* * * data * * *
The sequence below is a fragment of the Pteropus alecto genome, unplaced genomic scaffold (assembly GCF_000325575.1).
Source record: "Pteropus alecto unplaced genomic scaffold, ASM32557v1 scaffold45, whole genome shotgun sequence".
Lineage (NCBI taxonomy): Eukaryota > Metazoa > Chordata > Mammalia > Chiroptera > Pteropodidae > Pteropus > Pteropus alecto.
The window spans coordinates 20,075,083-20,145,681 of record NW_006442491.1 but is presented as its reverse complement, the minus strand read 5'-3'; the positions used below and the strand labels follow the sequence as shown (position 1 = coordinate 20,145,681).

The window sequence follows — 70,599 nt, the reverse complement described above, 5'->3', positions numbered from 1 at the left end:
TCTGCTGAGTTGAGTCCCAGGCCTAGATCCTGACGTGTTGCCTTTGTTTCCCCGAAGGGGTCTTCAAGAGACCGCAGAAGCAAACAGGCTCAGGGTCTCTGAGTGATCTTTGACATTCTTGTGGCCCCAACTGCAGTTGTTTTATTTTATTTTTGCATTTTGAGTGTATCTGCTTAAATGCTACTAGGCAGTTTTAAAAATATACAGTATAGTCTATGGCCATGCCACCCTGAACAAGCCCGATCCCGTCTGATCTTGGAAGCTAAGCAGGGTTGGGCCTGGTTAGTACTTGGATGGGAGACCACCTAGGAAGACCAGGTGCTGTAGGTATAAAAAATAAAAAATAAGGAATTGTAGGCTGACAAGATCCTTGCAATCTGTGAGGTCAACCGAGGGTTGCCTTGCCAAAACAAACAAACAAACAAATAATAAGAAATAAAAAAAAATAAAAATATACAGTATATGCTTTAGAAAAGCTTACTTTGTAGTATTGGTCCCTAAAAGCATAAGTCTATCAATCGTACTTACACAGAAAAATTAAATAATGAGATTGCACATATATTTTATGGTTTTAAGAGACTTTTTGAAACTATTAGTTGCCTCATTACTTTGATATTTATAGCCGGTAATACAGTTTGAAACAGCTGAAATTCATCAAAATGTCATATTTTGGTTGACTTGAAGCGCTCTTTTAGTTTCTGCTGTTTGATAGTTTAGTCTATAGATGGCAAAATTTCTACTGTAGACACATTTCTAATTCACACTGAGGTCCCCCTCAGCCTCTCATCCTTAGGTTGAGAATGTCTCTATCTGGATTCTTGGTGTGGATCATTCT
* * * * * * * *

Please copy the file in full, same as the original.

The sequence below is a fragment of the Pteropus alecto genome, unplaced genomic scaffold (assembly GCF_000325575.1).
Source record: "Pteropus alecto unplaced genomic scaffold, ASM32557v1 scaffold45, whole genome shotgun sequence".
Lineage (NCBI taxonomy): Eukaryota > Metazoa > Chordata > Mammalia > Chiroptera > Pteropodidae > Pteropus > Pteropus alecto.
The window spans coordinates 20,075,083-20,145,681 of record NW_006442491.1 but is presented as its reverse complement, the minus strand read 5'-3'; the positions used below and the strand labels follow the sequence as shown (position 1 = coordinate 20,145,681).

The window sequence follows — 70,599 nt, the reverse complement described above, 5'->3', positions numbered from 1 at the left end:
TCTGCTGAGTTGAGTCCCAGGCCTAGATCCTGACGTGTTGCCTTTGTTTCCCCGAAGGGGTCTTCAAGAGACCGCAGAAGCAAACAGGCTCAGGGTCTCTGAGTGATCTTTGACATTCTTGTGGCCCCAACTGCAGTTGTTTTATTTTATTTTTGCATTTTGAGTGTATCTGCTTAAATGCTACTAGGCAGTTTTAAAAATATACAGTATAGTCTATGGCCATGCCACCCTGAACAAGCCCGATCCCGTCTGATCTTGGAAGCTAAGCAGGGTTGGGCCTGGTTAGTACTTGGATGGGAGACCACCTAGGAAGACCAGGTGCTGTAGGTATAAAAAATAAAAAATAAGGAATTGTAGGCTGACAAGATCCTTGCAATCTGTGAGGTCAACCGAGGGTTGCCTTGCCAAAACAAACAAACAAACAAATAATAAGAAATAAAAAAAAATAAAAATATACAGTATATGCTTTAGAAAAGCTTACTTTGTAGTATTGGTCCCTAAAAGCATAAGTCTATCAATCGTACTTACACAGAAAAATTAAATAATGAGATTGCACATATATTTTATGGTTTTAAGAGACTTTTTGAAACTATTAGTTGCCTCATTACTTTGATATTTATAGCCGGTAATACAGTTTGAAACAGCTGAAATTCATCAAAATGTCATATTTTGGTTGACTTGAAGCGCTCTTTTAGTTTCTGCTGTTTGATAGTTTAGTCTATAGATGGCAAAATTTCTACTGTAGACACATTTCTAATTCACACTGAGGTCCCCCTCAGCCTCTCATCCTTAGGTTGAGAATGTCTCTATCTGGATTCTTGGTGTGGATCATTCT